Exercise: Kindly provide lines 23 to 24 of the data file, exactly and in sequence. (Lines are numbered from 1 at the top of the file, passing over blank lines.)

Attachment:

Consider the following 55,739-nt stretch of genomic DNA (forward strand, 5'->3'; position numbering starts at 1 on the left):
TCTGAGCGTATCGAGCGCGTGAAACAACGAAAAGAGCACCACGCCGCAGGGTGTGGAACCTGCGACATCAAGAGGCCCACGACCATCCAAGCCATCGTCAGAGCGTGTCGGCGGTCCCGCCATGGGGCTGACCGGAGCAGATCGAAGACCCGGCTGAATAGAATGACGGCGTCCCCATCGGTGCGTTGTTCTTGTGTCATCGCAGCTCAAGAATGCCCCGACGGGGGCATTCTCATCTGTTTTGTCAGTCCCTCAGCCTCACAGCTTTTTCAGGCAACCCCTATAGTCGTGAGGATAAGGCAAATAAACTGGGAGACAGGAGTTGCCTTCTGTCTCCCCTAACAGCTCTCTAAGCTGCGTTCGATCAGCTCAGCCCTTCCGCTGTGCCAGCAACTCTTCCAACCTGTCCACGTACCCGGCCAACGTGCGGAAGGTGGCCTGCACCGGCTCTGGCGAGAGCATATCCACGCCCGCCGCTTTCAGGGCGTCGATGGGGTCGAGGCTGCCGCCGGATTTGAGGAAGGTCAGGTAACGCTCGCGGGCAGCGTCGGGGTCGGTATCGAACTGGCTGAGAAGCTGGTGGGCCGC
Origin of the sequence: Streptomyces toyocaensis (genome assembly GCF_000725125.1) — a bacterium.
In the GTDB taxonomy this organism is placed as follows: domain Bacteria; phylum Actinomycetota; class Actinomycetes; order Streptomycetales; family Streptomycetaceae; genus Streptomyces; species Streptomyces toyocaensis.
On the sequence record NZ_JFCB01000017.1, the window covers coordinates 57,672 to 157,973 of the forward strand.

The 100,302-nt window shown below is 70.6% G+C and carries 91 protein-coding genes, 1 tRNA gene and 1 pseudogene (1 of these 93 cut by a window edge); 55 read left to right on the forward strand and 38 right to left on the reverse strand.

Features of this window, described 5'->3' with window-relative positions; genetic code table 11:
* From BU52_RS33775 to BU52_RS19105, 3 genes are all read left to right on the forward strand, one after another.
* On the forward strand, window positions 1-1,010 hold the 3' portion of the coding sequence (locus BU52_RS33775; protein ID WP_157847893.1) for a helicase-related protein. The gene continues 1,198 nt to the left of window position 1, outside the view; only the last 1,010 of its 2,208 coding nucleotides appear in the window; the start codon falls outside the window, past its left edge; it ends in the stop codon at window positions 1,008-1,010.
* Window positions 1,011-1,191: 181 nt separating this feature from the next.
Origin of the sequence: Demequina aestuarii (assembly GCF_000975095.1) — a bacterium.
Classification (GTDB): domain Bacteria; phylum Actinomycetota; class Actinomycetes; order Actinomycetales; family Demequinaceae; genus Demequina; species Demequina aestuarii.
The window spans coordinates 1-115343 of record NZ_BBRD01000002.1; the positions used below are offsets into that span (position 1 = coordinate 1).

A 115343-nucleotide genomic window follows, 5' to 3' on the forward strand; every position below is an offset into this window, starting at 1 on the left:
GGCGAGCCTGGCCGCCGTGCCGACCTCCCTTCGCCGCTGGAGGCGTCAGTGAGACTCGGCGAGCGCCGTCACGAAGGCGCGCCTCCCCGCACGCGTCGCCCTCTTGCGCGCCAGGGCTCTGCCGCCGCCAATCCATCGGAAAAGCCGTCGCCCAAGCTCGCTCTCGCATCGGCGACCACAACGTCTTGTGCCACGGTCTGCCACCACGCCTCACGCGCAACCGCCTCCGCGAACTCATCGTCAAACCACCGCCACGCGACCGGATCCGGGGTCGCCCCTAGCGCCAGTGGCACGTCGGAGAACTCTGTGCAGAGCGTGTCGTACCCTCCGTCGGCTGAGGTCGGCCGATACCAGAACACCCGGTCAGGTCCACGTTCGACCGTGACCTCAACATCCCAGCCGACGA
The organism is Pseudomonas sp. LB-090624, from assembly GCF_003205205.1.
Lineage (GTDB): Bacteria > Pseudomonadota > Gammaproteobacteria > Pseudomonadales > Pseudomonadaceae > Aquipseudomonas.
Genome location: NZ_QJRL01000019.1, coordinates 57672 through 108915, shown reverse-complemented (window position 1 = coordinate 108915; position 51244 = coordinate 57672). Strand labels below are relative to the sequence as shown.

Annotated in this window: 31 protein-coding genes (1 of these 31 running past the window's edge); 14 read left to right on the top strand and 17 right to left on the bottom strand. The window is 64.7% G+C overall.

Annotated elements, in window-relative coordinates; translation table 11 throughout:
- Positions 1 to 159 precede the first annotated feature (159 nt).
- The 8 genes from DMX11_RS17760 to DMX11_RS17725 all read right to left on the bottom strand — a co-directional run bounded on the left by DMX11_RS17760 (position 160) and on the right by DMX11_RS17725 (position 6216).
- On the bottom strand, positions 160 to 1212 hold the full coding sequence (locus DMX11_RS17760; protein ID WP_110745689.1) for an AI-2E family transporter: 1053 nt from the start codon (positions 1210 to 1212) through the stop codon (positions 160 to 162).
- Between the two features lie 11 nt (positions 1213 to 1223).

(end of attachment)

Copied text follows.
- On the bottom strand, positions 160 to 1212 hold the full coding sequence (locus DMX11_RS17760; protein ID WP_110745689.1) for an AI-2E family transporter: 1053 nt from the start codon (positions 1210 to 1212) through the stop codon (positions 160 to 162).
- Between the two features lie 11 nt (positions 1213 to 1223).